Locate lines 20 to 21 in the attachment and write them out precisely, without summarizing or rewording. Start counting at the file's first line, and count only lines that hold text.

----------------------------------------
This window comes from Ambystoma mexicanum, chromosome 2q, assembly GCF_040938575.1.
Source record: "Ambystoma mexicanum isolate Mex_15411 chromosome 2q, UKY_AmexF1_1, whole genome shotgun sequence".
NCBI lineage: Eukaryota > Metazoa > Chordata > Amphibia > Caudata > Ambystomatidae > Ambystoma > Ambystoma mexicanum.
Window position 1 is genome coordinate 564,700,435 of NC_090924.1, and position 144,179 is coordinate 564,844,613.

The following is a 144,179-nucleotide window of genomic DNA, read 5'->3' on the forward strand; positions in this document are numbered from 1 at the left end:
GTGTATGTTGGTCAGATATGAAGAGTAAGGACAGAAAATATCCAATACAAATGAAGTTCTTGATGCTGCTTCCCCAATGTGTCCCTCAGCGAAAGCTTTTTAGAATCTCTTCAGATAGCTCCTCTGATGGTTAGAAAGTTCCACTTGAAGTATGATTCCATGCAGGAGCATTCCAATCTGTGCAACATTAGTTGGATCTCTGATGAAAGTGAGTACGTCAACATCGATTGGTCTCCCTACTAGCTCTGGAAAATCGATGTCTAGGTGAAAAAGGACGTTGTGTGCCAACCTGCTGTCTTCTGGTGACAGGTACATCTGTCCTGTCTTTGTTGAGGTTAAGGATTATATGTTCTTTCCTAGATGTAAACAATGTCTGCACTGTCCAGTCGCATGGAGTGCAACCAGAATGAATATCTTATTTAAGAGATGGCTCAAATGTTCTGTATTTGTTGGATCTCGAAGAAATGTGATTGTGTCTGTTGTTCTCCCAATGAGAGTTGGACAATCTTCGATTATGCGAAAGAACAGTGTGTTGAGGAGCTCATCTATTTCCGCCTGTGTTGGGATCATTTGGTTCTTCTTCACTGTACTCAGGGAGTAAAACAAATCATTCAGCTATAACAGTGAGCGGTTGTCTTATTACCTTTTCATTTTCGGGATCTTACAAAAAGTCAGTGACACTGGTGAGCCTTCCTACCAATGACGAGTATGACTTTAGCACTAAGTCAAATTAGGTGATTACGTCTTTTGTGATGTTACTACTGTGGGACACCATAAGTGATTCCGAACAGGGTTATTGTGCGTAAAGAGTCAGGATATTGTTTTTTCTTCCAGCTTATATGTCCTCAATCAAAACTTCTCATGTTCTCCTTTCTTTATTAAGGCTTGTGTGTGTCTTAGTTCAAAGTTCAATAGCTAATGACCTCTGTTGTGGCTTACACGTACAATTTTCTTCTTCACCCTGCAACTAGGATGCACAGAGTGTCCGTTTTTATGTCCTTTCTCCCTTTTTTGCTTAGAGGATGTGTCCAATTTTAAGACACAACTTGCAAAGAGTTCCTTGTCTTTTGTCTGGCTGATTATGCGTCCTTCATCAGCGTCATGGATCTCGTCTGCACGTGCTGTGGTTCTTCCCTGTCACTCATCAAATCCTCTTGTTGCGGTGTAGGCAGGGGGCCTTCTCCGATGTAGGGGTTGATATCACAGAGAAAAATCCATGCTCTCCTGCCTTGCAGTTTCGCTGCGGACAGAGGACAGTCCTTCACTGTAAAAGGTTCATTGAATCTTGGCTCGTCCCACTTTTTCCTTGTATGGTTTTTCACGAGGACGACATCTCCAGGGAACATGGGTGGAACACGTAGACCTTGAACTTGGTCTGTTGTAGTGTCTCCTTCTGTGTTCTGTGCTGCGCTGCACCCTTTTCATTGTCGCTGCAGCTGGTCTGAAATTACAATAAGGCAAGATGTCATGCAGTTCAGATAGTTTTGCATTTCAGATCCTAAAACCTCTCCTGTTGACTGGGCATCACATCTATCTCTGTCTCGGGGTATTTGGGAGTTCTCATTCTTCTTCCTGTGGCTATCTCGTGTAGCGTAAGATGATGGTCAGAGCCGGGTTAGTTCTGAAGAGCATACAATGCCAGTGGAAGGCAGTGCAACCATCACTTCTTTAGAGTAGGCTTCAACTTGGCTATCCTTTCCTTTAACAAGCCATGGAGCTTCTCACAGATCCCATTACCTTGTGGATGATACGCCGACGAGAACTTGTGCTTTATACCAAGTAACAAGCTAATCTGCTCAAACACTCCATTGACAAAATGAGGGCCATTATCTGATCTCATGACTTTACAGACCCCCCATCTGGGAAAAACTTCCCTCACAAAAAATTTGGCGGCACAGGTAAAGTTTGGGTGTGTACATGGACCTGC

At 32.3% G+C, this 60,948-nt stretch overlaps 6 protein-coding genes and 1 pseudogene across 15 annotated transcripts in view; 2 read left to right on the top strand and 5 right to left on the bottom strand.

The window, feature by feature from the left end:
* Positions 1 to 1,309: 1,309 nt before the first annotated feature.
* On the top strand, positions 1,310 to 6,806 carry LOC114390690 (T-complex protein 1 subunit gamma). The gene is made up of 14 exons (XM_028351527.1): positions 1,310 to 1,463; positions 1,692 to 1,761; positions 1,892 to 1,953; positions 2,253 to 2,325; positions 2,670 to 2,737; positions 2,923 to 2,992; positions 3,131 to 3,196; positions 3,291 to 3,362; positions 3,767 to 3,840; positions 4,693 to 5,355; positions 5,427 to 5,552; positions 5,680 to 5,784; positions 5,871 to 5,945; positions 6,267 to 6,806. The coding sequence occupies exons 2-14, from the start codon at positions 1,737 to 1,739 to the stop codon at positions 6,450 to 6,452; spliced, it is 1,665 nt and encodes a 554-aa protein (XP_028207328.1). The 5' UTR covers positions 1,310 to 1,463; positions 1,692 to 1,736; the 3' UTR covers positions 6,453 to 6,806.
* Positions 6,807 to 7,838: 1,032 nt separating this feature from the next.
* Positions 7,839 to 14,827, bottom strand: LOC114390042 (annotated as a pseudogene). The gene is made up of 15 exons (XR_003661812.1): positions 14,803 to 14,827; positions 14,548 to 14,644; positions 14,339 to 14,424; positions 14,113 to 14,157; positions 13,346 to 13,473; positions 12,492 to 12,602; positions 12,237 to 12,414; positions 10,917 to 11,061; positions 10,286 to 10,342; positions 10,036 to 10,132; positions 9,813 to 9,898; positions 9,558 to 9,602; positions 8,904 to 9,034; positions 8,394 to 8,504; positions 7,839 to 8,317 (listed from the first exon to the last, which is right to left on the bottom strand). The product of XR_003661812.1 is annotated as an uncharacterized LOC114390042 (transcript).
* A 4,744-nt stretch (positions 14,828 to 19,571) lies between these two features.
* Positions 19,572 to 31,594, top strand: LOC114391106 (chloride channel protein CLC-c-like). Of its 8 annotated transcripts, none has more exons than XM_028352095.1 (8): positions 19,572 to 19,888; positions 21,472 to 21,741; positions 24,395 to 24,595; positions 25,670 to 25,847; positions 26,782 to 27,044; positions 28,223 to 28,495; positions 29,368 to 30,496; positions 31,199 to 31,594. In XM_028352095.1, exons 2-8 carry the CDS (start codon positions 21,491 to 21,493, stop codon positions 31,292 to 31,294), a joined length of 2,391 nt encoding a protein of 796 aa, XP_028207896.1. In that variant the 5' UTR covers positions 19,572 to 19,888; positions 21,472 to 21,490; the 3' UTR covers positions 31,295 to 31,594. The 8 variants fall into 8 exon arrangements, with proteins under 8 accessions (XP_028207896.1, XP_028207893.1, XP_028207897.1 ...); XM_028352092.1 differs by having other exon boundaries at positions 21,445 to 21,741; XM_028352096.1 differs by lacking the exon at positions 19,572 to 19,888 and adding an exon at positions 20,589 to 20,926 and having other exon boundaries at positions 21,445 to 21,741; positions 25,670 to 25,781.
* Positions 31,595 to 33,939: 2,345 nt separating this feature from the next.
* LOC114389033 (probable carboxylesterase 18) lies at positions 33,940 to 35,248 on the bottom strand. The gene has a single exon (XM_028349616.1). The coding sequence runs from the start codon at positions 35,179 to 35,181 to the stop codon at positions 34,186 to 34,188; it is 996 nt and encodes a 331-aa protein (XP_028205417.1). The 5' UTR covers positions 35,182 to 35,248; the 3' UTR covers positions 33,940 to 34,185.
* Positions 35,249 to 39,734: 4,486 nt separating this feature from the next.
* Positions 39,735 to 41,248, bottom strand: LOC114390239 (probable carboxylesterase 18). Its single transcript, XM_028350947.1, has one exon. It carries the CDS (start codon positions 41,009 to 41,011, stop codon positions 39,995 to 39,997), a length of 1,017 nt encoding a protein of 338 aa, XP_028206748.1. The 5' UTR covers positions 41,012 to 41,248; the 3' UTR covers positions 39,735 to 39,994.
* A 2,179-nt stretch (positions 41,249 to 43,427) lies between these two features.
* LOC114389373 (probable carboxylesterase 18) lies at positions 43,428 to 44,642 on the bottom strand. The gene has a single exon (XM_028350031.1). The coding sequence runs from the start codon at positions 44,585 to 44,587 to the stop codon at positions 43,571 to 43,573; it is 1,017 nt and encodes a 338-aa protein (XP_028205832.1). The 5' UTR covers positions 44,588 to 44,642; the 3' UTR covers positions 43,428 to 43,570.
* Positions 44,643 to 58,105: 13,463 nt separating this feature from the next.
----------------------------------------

* LOC114389373 (probable carboxylesterase 18) lies at positions 43,428 to 44,642 on the bottom strand. The gene has a single exon (XM_028350031.1). The coding sequence runs from the start codon at positions 44,585 to 44,587 to the stop codon at positions 43,571 to 43,573; it is 1,017 nt and encodes a 338-aa protein (XP_028205832.1). The 5' UTR covers positions 44,588 to 44,642; the 3' UTR covers positions 43,428 to 43,570.
* Positions 44,643 to 58,105: 13,463 nt separating this feature from the next.